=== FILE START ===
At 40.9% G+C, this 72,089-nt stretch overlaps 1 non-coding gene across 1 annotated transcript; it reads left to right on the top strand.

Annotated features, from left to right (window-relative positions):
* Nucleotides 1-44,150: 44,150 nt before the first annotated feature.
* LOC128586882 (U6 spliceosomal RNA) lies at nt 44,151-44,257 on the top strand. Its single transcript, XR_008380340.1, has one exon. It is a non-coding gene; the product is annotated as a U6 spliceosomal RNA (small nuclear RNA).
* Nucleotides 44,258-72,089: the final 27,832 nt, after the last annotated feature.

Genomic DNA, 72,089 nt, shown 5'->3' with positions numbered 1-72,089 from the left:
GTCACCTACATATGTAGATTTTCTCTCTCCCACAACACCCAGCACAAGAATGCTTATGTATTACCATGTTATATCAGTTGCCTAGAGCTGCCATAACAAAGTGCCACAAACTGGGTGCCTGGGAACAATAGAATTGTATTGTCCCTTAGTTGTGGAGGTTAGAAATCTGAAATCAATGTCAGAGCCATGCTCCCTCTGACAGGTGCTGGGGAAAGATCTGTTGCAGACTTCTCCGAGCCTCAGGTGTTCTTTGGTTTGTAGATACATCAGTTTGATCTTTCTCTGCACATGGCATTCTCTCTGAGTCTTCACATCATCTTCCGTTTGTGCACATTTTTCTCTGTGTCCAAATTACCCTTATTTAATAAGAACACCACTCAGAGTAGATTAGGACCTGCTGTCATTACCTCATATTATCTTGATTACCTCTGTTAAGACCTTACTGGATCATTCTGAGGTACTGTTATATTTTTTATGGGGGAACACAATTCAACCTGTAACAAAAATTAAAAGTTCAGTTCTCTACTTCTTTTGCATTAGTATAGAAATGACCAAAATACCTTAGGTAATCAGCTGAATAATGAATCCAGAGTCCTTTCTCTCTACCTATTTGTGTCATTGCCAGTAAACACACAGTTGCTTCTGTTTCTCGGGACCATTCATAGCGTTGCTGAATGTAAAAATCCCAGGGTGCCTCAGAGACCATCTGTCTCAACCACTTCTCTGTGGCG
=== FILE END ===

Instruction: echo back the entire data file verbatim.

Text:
At 40.9% G+C, this 72,089-nt stretch overlaps 1 non-coding gene across 1 annotated transcript; it reads left to right on the top strand.

Annotated features, from left to right (window-relative positions):
* Nucleotides 1-44,150: 44,150 nt before the first annotated feature.
* LOC128586882 (U6 spliceosomal RNA) lies at nt 44,151-44,257 on the top strand. Its single transcript, XR_008380340.1, has one exon. It is a non-coding gene; the product is annotated as a U6 spliceosomal RNA (small nuclear RNA).
* Nucleotides 44,258-72,089: the final 27,832 nt, after the last annotated feature.

Genomic DNA, 72,089 nt, shown 5'->3' with positions numbered 1-72,089 from the left:
GTCACCTACATATGTAGATTTTCTCTCTCCCACAACACCCAGCACAAGAATGCTTATGTATTACCATGTTATATCAGTTGCCTAGAGCTGCCATAACAAAGTGCCACAAACTGGGTGCCTGGGAACAATAGAATTGTATTGTCCCTTAGTTGTGGAGGTTAGAAATCTGAAATCAATGTCAGAGCCATGCTCCCTCTGACAGGTGCTGGGGAAAGATCTGTTGCAGACTTCTCCGAGCCTCAGGTGTTCTTTGGTTTGTAGATACATCAGTTTGATCTTTCTCTGCACATGGCATTCTCTCTGAGTCTTCACATCATCTTCCGTTTGTGCACATTTTTCTCTGTGTCCAAATTACCCTTATTTAATAAGAACACCACTCAGAGTAGATTAGGACCTGCTGTCATTACCTCATATTATCTTGATTACCTCTGTTAAGACCTTACTGGATCATTCTGAGGTACTGTTATATTTTTTATGGGGGAACACAATTCAACCTGTAACAAAAATTAAAAGTTCAGTTCTCTACTTCTTTTGCATTAGTATAGAAATGACCAAAATACCTTAGGTAATCAGCTGAATAATGAATCCAGAGTCCTTTCTCTCTACCTATTTGTGTCATTGCCAGTAAACACACAGTTGCTTCTGTTTCTCGGGACCATTCATAGCGTTGCTGAATGTAAAAATCCCAGGGTGCCTCAGAGACCATCTGTCTCAACCACTTCTCTGTGGCG